not all youngsters had such experiences.
Because they could not turn to local authorities
for help or were afraid of being turned out,
some children had to endure physical or sexual
abuse by their “protectors.” Studies
conducted in the Netherlands estimate that
more than 80% of the hidden children interviewed
were treated well by their rescuers, while
15% were occasionally mistreated, and some
5% were treated badly.
For “Aryan”-looking school-age
children in hiding, the routines of going
to class and studying helped to restore some
sense of normality in their lives, and perhaps
their new-made friends gave them much needed
solace. Children who were physically concealed
had few opportunities for formal study, but
when possible, they too tried to educate
themselves through reading and writing.
Life in hiding was always hazardous. Throughout
German-occupied Europe, the Nazis made a
concerted effort to locate Jews in hiding.
German officials and their collaborators
harshly penalized those who aided Jews and
offered rewards to individuals willing to
turn in Jews. Beginning in March 1943, the Gestapo (the German secret state police)
granted some Jews in Germany reprieve from
deportation in exchange for tracking down
their co-religionists who had gone underground.
By spring 1945, when the Nazi regime lay
in ruins, these informers had turned in as
many as 2,000 Jews. In other countries, neighbors
betrayed others for money or out of support
for the regime. In German-occupied Poland,
blackmailers squeezed money or property from
Jews by threatening to turn them in to the
Following the defeat of Nazi
Germany, the world learned of the staggering
human toll of the Holocaust.
Few Jewish children survived. In killing
centers and concentration
camps across Europe , systematic murder,
abuse, disease, and medical experiments took
many lives. Of the estimated 216,000 Jewish
youngsters deported to Auschwitz,
only 6,700 teenagers were selected for forced
labor; nearly all the others were sent directly
to the gas chambers. When the camp was liberated on January 27, 1945, Soviet troops found
just 451 Jewish children among the 9,000
Soon after liberation,
Jewish agencies throughout Europe began tracing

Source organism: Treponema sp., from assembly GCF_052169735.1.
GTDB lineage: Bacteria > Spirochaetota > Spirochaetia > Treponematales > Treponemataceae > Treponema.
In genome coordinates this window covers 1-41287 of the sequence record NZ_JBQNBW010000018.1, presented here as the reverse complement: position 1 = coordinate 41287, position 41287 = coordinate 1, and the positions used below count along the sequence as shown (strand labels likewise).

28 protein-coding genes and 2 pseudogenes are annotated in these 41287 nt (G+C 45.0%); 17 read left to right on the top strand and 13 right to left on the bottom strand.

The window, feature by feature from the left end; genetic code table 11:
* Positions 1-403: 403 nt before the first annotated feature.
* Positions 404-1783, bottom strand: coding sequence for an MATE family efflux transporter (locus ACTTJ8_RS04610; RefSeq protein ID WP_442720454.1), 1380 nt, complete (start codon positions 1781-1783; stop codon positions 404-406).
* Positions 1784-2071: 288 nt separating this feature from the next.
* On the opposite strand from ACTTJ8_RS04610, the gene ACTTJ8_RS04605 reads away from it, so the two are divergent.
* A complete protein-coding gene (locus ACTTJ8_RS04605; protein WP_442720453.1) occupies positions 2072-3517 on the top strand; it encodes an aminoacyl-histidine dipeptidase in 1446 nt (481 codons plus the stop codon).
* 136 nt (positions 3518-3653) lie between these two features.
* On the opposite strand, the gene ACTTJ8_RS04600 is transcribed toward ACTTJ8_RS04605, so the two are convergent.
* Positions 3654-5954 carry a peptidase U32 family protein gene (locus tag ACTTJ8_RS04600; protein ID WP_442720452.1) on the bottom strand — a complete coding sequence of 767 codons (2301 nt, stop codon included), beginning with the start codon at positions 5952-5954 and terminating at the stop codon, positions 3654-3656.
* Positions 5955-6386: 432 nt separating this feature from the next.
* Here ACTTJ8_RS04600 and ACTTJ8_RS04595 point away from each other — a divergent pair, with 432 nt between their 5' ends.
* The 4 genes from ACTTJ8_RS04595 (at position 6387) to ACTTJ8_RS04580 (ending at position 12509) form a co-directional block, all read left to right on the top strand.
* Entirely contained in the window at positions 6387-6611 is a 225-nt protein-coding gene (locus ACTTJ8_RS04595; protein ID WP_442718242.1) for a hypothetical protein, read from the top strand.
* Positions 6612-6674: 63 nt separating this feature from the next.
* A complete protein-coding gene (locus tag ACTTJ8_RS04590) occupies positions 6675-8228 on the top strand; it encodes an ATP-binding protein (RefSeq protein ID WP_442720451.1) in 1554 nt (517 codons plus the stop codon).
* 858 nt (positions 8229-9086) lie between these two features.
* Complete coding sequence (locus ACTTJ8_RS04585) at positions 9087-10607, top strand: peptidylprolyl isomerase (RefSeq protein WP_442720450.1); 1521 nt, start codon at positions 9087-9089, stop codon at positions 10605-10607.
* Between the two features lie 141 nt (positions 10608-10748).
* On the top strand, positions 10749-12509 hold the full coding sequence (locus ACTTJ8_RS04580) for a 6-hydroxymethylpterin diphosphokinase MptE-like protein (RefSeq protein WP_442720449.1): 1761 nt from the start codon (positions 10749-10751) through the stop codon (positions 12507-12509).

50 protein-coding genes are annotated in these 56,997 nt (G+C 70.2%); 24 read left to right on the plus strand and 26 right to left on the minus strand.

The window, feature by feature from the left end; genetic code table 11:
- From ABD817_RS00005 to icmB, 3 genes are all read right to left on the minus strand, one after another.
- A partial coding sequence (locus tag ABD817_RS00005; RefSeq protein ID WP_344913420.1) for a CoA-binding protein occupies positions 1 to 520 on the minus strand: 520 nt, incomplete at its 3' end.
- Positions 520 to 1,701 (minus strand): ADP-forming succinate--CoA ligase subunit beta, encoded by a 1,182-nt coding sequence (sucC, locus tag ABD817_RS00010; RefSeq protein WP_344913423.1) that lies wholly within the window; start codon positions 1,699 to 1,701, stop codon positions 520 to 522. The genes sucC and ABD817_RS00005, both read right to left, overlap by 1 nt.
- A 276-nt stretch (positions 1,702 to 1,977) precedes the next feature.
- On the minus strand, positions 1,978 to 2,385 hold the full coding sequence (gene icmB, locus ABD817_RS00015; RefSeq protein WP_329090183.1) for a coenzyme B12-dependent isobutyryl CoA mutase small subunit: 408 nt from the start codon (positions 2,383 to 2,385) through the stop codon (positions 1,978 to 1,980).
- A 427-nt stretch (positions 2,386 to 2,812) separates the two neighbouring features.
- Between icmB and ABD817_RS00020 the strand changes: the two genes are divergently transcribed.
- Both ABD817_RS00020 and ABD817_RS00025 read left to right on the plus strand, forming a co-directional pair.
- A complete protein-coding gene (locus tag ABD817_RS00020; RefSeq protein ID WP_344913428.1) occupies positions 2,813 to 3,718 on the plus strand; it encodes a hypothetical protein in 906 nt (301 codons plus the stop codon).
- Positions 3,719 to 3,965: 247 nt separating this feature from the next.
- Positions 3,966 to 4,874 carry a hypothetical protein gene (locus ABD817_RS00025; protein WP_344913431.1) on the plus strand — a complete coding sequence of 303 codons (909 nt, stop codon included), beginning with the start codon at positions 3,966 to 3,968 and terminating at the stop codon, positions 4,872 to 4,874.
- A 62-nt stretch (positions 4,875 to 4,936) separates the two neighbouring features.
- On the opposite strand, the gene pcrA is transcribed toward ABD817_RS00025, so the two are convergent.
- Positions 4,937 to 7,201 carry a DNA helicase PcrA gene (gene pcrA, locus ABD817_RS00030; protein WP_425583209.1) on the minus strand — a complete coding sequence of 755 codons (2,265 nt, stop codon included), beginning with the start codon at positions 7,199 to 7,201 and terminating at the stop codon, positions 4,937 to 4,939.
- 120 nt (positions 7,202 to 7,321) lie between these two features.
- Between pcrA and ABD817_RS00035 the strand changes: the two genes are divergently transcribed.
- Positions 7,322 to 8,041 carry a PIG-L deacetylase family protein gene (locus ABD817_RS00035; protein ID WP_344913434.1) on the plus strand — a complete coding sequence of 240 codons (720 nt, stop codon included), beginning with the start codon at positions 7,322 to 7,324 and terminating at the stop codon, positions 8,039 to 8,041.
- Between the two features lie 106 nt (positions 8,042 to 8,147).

survivors and measuring communal losses.
In the Low Countries , perhaps some 9,000
Jewish children survived. Of the almost 1
million Jewish children in 1939 Poland ,
only about 5,000 survived. Most of these
youngsters survived in hiding.
Search for Family
Following the war, Jewish parents often
spent months and years searching for the
children they had sent into hiding. In fortunate
instances, they found their offspring with
the original rescuer. Many, however, resorted
to tracing services, newspaper notices, and
survivor registries in the hope of finding
Time and again, the search for family ended
in tragedy. For parents, it was the discovery
that their child had been killed or disappeared.
For hidden children, it was the revelation
that there were no surviving family members
to reclaim them.
In hundreds of cases, rescuers refused to
release hidden children to their families
or Jewish organizations. Some demanded that
the child be “redeemed” through
financial remuneration. Others had grown
attached to their charges and did not want
to give them up. In the more difficult cases,
courts had to decide to whom to award custody
of the child. Some rescuers defied court
decisions and hid the children for a second
The future of the thousands of orphaned
Jewish children became a pressing matter.
In the Netherlands, more than half of the
4,000 to 6,000 surviving Jewish children
were declared “war foster children” (Oorlogspleegkinderen),
and most were placed under a state committee’s
guardianship. The vast majority were returned
to a surviving family member or a Jewish
organization, but more than 300 were given
to non-Jewish families.
Holocaust Memorial Museum